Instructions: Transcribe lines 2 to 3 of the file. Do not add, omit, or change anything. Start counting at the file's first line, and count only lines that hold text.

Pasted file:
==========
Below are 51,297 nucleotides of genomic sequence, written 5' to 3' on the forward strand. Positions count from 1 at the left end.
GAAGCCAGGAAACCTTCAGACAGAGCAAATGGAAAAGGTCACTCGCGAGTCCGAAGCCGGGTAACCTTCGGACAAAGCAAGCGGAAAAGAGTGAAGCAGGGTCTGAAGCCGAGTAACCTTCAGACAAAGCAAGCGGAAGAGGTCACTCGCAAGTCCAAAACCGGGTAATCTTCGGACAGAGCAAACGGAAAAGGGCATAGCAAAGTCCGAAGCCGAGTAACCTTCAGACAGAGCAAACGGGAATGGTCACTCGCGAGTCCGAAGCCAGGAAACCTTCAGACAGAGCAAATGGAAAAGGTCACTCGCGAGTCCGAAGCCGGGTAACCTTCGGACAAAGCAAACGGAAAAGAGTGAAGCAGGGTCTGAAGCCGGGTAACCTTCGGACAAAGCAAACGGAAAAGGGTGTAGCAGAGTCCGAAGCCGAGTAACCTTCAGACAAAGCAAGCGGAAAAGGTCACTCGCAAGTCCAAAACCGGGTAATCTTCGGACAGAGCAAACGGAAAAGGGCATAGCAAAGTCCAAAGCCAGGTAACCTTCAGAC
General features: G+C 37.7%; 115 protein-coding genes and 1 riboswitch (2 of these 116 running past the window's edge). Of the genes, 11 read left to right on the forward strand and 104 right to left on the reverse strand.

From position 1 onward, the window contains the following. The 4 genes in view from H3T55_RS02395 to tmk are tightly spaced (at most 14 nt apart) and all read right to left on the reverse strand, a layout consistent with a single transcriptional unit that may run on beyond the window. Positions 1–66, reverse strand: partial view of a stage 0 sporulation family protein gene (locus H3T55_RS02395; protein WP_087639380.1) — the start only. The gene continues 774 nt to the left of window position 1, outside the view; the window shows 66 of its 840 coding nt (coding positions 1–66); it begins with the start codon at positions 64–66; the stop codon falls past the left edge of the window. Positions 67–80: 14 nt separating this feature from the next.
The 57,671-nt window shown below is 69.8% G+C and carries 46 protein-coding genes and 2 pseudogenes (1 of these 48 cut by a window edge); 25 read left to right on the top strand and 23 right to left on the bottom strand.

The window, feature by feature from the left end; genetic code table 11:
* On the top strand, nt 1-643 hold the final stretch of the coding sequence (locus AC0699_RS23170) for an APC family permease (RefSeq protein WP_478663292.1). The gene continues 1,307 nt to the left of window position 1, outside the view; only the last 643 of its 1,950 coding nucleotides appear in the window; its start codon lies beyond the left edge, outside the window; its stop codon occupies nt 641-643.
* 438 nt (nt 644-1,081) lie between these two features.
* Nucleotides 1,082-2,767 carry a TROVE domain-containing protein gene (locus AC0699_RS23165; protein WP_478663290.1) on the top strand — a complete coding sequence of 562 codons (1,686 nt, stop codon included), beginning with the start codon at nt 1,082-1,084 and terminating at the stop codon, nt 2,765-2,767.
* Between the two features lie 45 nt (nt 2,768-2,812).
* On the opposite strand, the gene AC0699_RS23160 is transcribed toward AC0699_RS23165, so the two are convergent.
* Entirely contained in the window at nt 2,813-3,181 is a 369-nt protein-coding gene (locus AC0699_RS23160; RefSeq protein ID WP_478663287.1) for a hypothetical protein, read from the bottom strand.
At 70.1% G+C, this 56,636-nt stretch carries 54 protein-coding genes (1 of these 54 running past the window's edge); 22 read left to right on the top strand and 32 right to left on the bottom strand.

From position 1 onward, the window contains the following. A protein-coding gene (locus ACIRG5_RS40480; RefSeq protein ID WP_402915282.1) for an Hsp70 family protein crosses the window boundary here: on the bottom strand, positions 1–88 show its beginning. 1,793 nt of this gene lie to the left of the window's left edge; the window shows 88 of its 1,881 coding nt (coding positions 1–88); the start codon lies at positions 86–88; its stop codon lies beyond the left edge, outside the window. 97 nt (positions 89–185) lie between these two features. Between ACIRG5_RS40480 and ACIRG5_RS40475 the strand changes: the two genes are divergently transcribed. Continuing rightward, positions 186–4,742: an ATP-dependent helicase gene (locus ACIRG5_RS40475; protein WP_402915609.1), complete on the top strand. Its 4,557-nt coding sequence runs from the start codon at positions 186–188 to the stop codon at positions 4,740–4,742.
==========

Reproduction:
GAAGCCAGGAAACCTTCAGACAGAGCAAATGGAAAAGGTCACTCGCGAGTCCGAAGCCGGGTAACCTTCGGACAAAGCAAGCGGAAAAGAGTGAAGCAGGGTCTGAAGCCGAGTAACCTTCAGACAAAGCAAGCGGAAGAGGTCACTCGCAAGTCCAAAACCGGGTAATCTTCGGACAGAGCAAACGGAAAAGGGCATAGCAAAGTCCGAAGCCGAGTAACCTTCAGACAGAGCAAACGGGAATGGTCACTCGCGAGTCCGAAGCCAGGAAACCTTCAGACAGAGCAAATGGAAAAGGTCACTCGCGAGTCCGAAGCCGGGTAACCTTCGGACAAAGCAAACGGAAAAGAGTGAAGCAGGGTCTGAAGCCGGGTAACCTTCGGACAAAGCAAACGGAAAAGGGTGTAGCAGAGTCCGAAGCCGAGTAACCTTCAGACAAAGCAAGCGGAAAAGGTCACTCGCAAGTCCAAAACCGGGTAATCTTCGGACAGAGCAAACGGAAAAGGGCATAGCAAAGTCCAAAGCCAGGTAACCTTCAGAC
General features: G+C 37.7%; 115 protein-coding genes and 1 riboswitch (2 of these 116 running past the window's edge). Of the genes, 11 read left to right on the forward strand and 104 right to left on the reverse strand.